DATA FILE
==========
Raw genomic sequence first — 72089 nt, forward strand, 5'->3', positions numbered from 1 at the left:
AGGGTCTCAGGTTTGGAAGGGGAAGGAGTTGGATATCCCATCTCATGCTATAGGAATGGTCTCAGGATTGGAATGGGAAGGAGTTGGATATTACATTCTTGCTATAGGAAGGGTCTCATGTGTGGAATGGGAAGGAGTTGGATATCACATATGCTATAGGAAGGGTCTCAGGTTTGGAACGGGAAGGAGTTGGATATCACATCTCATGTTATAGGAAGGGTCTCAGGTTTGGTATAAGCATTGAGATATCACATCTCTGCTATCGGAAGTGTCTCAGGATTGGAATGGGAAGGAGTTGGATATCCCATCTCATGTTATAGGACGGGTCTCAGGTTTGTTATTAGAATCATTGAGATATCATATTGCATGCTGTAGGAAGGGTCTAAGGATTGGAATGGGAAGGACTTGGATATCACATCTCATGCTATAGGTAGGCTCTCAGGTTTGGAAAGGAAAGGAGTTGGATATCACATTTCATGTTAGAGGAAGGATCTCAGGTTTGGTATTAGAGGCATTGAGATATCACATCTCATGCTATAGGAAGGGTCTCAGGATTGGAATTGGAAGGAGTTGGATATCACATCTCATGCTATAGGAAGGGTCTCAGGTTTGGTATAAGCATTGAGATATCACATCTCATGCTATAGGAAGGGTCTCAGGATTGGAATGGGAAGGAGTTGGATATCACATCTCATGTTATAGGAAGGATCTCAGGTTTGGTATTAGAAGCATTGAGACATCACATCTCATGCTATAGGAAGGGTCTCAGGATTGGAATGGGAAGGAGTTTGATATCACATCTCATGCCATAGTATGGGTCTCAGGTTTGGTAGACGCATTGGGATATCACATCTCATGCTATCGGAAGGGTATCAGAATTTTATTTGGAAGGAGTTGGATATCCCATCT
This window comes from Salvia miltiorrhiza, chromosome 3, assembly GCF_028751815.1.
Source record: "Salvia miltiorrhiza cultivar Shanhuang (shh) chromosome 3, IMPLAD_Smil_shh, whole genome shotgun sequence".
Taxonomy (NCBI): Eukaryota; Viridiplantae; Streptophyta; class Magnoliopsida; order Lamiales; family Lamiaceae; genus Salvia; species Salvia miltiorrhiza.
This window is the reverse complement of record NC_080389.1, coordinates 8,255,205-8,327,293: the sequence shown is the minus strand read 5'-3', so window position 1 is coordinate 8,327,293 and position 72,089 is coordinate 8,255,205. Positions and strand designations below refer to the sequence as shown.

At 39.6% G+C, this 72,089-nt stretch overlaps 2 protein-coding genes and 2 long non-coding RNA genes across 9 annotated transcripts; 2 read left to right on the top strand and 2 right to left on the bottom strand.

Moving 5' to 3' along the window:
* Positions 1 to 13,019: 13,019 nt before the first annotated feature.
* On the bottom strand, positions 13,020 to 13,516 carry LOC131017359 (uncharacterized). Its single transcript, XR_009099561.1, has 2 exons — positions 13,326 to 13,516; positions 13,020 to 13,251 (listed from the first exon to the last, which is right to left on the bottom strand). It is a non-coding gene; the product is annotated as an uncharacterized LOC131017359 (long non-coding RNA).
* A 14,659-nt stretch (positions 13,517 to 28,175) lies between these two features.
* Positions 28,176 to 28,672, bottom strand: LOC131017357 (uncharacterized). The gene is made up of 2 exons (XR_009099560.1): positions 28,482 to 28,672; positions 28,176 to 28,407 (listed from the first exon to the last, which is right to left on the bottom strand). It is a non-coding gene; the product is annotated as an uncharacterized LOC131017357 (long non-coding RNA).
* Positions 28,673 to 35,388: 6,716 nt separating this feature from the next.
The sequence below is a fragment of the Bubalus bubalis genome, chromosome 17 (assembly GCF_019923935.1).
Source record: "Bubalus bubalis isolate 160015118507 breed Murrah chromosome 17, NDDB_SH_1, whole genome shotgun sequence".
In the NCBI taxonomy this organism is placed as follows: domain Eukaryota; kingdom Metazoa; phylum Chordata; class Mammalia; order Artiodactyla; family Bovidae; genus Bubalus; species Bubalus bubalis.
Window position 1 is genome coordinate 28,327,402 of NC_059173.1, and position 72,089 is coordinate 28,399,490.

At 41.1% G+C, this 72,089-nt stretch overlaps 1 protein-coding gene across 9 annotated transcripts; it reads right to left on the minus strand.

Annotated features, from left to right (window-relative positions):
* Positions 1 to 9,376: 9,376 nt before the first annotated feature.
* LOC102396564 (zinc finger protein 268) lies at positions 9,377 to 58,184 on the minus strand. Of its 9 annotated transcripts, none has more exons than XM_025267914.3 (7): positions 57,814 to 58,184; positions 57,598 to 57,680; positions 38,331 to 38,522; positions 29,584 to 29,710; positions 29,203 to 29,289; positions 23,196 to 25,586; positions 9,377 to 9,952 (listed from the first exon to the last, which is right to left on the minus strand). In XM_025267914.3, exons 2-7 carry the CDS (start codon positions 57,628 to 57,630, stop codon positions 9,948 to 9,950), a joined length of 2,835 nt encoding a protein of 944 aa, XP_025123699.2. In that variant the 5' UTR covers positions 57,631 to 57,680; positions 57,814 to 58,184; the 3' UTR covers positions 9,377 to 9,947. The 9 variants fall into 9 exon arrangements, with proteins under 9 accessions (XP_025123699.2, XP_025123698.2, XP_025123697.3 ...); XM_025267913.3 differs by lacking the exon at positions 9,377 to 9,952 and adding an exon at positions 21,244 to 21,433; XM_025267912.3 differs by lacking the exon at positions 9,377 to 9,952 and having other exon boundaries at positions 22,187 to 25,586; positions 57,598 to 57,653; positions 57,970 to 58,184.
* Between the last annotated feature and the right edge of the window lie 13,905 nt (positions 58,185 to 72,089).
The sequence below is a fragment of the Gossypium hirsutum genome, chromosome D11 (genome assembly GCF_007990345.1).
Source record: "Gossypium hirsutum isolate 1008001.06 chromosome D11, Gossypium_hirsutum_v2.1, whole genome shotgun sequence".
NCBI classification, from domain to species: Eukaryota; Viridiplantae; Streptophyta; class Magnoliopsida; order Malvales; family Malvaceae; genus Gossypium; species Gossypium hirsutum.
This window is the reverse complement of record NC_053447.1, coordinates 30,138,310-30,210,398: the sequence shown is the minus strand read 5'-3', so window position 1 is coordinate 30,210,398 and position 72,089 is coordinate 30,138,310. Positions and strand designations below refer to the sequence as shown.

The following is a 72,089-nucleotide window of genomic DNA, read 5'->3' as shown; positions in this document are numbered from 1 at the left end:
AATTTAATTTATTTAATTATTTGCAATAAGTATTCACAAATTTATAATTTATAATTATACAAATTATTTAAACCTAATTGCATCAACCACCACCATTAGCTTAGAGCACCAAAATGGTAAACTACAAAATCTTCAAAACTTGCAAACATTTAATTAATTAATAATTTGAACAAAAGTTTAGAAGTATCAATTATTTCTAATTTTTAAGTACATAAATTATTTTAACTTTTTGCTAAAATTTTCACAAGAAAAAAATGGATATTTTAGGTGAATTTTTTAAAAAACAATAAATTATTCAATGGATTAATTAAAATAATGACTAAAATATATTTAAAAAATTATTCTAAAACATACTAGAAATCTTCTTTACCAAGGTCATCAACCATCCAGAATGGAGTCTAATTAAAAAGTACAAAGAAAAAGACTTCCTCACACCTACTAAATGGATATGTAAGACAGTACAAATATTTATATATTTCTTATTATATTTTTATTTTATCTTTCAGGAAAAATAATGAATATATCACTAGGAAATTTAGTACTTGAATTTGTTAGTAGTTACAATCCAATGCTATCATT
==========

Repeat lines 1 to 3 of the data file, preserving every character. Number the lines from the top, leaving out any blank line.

Raw genomic sequence first — 72089 nt, forward strand, 5'->3', positions numbered from 1 at the left:
AGGGTCTCAGGTTTGGAAGGGGAAGGAGTTGGATATCCCATCTCATGCTATAGGAATGGTCTCAGGATTGGAATGGGAAGGAGTTGGATATTACATTCTTGCTATAGGAAGGGTCTCATGTGTGGAATGGGAAGGAGTTGGATATCACATATGCTATAGGAAGGGTCTCAGGTTTGGAACGGGAAGGAGTTGGATATCACATCTCATGTTATAGGAAGGGTCTCAGGTTTGGTATAAGCATTGAGATATCACATCTCTGCTATCGGAAGTGTCTCAGGATTGGAATGGGAAGGAGTTGGATATCCCATCTCATGTTATAGGACGGGTCTCAGGTTTGTTATTAGAATCATTGAGATATCATATTGCATGCTGTAGGAAGGGTCTAAGGATTGGAATGGGAAGGACTTGGATATCACATCTCATGCTATAGGTAGGCTCTCAGGTTTGGAAAGGAAAGGAGTTGGATATCACATTTCATGTTAGAGGAAGGATCTCAGGTTTGGTATTAGAGGCATTGAGATATCACATCTCATGCTATAGGAAGGGTCTCAGGATTGGAATTGGAAGGAGTTGGATATCACATCTCATGCTATAGGAAGGGTCTCAGGTTTGGTATAAGCATTGAGATATCACATCTCATGCTATAGGAAGGGTCTCAGGATTGGAATGGGAAGGAGTTGGATATCACATCTCATGTTATAGGAAGGATCTCAGGTTTGGTATTAGAAGCATTGAGACATCACATCTCATGCTATAGGAAGGGTCTCAGGATTGGAATGGGAAGGAGTTTGATATCACATCTCATGCCATAGTATGGGTCTCAGGTTTGGTAGACGCATTGGGATATCACATCTCATGCTATCGGAAGGGTATCAGAATTTTATTTGGAAGGAGTTGGATATCCCATCT
This window comes from Salvia miltiorrhiza, chromosome 3, assembly GCF_028751815.1.